How a Soviet pilot’s defection to Japan benefitted MiG


Forty years ago this month Soviet lead Viktor Belenko stole the top secret MiG-25 and defected to Ja n, allowing the West to enquire into his country’s most advanced jet fighter.

On September 6, 1976 several MiG-25s association to the 11th Air Army based in the Primorye Territory took taking rt in a assigned training exercise. Lt Belenko was one of the pilots in this formation. As the aircraft closed the coast of Ja n, Belenko peeled away from his group and took his MiG-25 low to escape Soviet radar. Upon entering Ja nese airs ce, he was chased by two U.S.-made F-4 Figment of the imaginations but they were unable to keep up with the world’s fastest fighter. Belenko debarked his jet in Hakodate in the north of Ja n and was whisked away by Ja nese authorities.

For the West, the defection was an unexpected piece of good luck as the MiG-25 had proved to be a most mysterious fighter because of the Soviet Graft’s obsession with secrecy. Western experts attributed almost mythic aeronautical ca bilities to the aircraft, which was codenamed Foxbat by NATO. The pledge Foxbat was enough to make some western pilots abort their vocation.

Fighting against Valkyrie

Work on the MiG-25 began in the early 1960s in the Soviet Club’s Mikoyan-Gurevich design bureau after reports surfaced that the U.S. was mty on a Mach 3 bomber. Faced with the prospect of American B-70 Valkyrie bombers unleashing atomic mayhem over Soviet territory, Moscow decided to develop an interceptor that was equally indecorously.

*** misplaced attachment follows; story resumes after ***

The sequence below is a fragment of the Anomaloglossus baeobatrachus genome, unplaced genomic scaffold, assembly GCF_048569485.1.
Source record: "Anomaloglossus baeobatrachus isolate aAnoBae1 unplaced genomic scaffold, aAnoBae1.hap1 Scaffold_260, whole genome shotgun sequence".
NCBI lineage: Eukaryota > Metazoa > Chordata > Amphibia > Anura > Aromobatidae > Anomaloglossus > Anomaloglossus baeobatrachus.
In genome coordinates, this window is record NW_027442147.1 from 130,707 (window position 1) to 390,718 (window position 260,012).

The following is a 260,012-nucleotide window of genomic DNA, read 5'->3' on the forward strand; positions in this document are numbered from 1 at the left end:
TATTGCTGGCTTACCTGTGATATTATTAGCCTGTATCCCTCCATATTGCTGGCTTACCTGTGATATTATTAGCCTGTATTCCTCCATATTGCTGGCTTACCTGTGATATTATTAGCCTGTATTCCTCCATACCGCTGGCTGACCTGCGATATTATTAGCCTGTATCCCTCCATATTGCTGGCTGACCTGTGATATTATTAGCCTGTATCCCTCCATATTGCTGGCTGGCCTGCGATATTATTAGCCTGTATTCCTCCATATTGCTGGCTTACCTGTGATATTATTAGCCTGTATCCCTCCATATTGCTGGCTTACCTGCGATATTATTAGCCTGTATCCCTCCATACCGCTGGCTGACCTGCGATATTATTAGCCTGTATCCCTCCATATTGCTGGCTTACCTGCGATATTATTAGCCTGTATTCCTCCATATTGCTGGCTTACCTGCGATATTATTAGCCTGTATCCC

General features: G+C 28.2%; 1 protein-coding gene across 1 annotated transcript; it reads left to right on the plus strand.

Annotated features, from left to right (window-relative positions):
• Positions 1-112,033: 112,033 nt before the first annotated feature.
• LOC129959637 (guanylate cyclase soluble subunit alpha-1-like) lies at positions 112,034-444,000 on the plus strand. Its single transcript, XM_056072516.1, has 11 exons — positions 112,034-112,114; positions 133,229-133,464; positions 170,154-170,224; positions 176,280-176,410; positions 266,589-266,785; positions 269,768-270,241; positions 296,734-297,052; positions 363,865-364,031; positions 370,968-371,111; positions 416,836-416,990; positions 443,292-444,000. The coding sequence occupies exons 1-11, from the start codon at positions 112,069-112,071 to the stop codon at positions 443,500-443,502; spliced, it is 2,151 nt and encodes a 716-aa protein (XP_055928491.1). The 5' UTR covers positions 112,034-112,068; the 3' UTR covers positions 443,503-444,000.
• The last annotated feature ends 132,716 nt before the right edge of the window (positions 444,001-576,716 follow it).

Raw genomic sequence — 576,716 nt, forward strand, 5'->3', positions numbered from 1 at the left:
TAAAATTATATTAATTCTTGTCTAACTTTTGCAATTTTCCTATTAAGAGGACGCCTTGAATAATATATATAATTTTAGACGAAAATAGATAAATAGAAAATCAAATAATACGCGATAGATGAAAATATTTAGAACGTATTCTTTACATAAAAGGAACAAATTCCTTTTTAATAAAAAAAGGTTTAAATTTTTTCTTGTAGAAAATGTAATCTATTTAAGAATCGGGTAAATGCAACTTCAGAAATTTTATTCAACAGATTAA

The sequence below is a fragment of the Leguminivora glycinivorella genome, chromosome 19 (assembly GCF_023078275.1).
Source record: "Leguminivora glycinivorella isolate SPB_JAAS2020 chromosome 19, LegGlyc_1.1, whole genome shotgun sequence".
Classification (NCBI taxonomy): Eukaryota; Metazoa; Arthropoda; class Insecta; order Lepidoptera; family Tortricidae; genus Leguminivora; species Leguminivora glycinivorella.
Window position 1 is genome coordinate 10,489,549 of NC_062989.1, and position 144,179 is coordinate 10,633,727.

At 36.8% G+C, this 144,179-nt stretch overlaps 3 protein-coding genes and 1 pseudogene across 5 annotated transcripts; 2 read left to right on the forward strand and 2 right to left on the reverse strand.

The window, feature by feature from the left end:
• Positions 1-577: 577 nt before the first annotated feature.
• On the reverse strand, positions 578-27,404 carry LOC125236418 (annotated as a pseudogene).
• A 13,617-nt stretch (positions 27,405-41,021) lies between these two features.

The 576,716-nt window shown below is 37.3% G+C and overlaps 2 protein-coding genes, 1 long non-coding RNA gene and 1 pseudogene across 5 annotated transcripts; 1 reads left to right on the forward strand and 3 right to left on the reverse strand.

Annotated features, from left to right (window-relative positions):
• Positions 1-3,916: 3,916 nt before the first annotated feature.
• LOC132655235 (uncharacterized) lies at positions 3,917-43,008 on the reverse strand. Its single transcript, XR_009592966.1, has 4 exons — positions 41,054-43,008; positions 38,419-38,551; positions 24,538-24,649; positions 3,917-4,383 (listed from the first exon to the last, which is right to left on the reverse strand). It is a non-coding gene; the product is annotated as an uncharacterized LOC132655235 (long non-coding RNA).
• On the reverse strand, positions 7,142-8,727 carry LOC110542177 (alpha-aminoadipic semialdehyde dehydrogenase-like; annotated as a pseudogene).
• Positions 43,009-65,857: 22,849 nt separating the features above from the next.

How a Soviet pilot’s defection to Japan benefitted MiGPortrait of Soviet MIG-25 «Foxbat» jet fighter pilot Viktor Belenko with son Dmitry. Origin: AP

Even as the troubled Valkyrie project got shot down, the Soviets persisted with the Foxbat, evolving in the world’s fastest jet fighter and interceptor. But western pilots never got to see the new MiG because the Soviet Cartel took extraordinary measures to keep it a secret. It was Belenko’s defection that immortalized the veil of secrecy.

The Ja nese were initially at a complete loss as to what to do with Belenko and the savage of an aircraft he had arrived in. While the Soviets wanted their pilot to, the Americans wanted to have a look at the elusive Foxbat. This was the start with time that Western experts were able to get a close look at the aircraft, and it revealed sundry secrets and surprises.

Smart use of old technology

When the U.S. National Air & S ce Poop Center dismantled the aircraft they found the on-board avionics were based on vacuum-tube technology very than solid-state electronics. There was derisive laughter in the Pentagon when they assaulted to know the Russians were using outdated technology in their most approached aircraft.

How a Soviet pilot’s defection to Japan benefitted MiG

But the Americans continued to deliberate why the Russians were using vacuum tubes. It hired them many years to find out that the person who had designed the Foxbat was as brainy as a fox. With the vacuum tubes the MiG-25’s radar had enormous power to blaze through – that is, it was invulnerable to – any electronic jamming.